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Gabon has acknowledged the harm caused by the use of explosive weapons in populated areas (EWIPA), is not involved in the negotiations for a political declaration but has welcomed the process.


During the May 2011 UN Security Council Open Debate on the Protection of Civilians in Armed Conflict, Gabon expressed concern about the increasing use of explosive munitions in heavily populated areas.[1]

As a member of the Organisation of Islamic Cooperation, Gabon aligned with World Humanitarian Summit Core Commitments to ‘Uphold the Norms that Safeguard Humanity’ in May 2016, including the commitment “to promote and enhance the protection of civilians and civilian objects, especially in the conduct of hostilities, for instance by working to prevent civilian harm resulting from the use of wide-area explosive weapons in populated areas, and by sparing civilian infrastructure from military use in the conduct of military operations.”[2]

At the UN Security Council Open Debate War in Cities: Protection of Civilians in Urban Settings on 25 January 2022, Gabon argued that while there are no specific rules of international humanitarian law (IHL) for urban areas, and the use of EWIPA is not expressely prohibited, one can question the legality of such use in light of the main rules of IHL. It argued, there is “no doubt that the use of EWIPA can hardly be reconciled with respect for IHL.” Gabon also supported the call on all parties to armed conflict to avoid the use of EWIPA and welcomed the development of a political declaration on this subject.[3]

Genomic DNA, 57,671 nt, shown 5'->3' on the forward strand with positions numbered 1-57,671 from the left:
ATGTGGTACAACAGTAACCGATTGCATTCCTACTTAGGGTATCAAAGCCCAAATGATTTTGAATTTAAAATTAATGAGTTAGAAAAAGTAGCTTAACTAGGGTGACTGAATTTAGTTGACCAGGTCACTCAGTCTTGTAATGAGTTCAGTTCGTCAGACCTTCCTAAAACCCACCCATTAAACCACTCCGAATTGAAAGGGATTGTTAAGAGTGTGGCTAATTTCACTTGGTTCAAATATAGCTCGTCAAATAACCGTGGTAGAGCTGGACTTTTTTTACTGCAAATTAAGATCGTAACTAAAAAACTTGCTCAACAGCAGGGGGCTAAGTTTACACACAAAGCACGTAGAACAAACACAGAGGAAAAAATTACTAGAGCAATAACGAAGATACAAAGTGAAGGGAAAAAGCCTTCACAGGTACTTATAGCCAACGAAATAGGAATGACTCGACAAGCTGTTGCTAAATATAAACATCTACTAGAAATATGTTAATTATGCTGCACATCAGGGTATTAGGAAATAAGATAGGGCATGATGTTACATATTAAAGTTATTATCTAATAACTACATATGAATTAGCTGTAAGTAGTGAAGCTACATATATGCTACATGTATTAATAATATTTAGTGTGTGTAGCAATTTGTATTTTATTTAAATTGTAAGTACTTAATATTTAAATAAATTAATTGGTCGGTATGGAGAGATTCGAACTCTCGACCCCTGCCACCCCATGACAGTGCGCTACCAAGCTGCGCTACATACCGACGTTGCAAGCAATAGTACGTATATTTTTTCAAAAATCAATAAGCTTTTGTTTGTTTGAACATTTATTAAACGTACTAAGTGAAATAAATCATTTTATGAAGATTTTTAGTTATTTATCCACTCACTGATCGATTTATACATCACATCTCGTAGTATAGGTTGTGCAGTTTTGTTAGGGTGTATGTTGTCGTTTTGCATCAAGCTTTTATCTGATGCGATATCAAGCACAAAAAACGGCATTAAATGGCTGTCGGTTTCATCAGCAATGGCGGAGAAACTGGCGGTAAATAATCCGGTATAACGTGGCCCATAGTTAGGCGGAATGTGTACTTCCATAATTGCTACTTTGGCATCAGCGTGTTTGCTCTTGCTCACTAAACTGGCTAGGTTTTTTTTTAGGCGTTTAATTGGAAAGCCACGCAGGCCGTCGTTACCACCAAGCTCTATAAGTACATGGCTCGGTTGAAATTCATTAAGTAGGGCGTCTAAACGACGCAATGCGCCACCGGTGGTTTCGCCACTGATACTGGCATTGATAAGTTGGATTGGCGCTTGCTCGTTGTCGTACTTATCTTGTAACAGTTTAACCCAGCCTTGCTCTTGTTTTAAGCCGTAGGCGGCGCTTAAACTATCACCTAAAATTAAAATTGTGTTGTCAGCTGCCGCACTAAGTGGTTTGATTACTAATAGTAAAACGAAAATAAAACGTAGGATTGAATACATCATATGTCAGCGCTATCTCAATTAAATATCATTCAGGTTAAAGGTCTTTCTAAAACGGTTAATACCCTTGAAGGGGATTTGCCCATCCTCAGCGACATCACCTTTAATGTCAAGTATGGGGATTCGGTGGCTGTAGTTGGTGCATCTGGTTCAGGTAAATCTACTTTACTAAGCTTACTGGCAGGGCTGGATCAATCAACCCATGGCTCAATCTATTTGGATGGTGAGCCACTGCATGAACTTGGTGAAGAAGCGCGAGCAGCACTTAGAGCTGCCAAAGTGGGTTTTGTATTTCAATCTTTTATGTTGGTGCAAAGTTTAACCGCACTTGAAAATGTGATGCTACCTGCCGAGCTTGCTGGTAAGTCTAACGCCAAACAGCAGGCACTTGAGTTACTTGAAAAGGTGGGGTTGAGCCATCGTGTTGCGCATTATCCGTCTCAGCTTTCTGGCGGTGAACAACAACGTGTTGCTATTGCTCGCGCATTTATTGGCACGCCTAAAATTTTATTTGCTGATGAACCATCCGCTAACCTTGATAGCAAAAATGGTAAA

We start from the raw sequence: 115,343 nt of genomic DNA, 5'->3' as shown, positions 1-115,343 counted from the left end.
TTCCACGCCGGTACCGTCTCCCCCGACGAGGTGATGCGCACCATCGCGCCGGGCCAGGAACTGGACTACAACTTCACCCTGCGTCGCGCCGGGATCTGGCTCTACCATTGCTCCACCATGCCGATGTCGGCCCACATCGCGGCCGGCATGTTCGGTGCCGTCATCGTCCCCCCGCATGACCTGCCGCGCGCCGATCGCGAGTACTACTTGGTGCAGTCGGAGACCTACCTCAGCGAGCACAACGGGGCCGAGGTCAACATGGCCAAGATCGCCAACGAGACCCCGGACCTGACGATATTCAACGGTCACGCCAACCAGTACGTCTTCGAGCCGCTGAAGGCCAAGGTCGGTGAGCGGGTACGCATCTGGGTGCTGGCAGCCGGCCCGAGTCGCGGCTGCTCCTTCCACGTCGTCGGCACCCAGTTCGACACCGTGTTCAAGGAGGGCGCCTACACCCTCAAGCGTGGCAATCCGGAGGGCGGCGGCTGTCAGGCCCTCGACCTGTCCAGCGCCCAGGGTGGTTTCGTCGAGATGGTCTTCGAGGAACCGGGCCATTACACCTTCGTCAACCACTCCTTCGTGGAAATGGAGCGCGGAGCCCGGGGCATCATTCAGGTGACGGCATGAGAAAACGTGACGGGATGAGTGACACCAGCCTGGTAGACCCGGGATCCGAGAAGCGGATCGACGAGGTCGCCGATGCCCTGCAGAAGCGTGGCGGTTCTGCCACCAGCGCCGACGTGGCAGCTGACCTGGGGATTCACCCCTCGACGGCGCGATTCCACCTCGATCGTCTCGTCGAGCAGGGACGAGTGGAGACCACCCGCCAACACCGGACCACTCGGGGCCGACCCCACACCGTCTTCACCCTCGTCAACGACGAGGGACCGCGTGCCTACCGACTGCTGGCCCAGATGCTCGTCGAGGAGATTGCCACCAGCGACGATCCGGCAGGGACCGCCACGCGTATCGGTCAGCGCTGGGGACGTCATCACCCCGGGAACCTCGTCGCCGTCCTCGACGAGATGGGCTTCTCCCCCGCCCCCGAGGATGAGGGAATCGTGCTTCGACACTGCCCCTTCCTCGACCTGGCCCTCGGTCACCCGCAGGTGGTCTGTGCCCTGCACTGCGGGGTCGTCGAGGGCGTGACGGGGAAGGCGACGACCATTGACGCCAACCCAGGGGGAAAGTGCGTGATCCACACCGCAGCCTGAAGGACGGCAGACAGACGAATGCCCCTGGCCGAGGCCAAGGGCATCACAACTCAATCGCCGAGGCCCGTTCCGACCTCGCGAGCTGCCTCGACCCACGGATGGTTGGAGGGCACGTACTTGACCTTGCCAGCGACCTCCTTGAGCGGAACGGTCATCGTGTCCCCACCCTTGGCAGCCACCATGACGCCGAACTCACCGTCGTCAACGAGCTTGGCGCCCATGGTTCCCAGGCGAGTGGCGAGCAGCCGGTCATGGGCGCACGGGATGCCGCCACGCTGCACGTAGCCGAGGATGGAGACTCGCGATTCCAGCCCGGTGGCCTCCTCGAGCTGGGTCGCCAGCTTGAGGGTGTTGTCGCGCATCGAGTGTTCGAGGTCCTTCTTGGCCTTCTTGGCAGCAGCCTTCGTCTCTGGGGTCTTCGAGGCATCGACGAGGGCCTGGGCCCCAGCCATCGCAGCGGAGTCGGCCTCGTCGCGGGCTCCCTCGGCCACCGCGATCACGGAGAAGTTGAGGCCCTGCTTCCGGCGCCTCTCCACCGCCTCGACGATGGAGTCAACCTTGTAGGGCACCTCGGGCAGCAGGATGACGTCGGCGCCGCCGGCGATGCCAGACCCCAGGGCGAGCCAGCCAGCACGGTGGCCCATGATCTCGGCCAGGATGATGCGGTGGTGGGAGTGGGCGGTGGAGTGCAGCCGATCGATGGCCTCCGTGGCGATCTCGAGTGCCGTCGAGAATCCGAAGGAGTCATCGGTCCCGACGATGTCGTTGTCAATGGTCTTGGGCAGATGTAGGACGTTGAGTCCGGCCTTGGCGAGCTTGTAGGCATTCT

[1] UN Security Council (2011). ‘UN Security Council Open Debate on the Protection of Civilians in Armed Conflict Meeting Transcript’.

[2] Agenda for Humanity. ‘Organisation of Islamic Cooperation (OIC)’.

[3] Ray Acheson, Reaching Critical Will (2022). ‘UN Security Council Debates War in Cities and the Protection of Civilians’.

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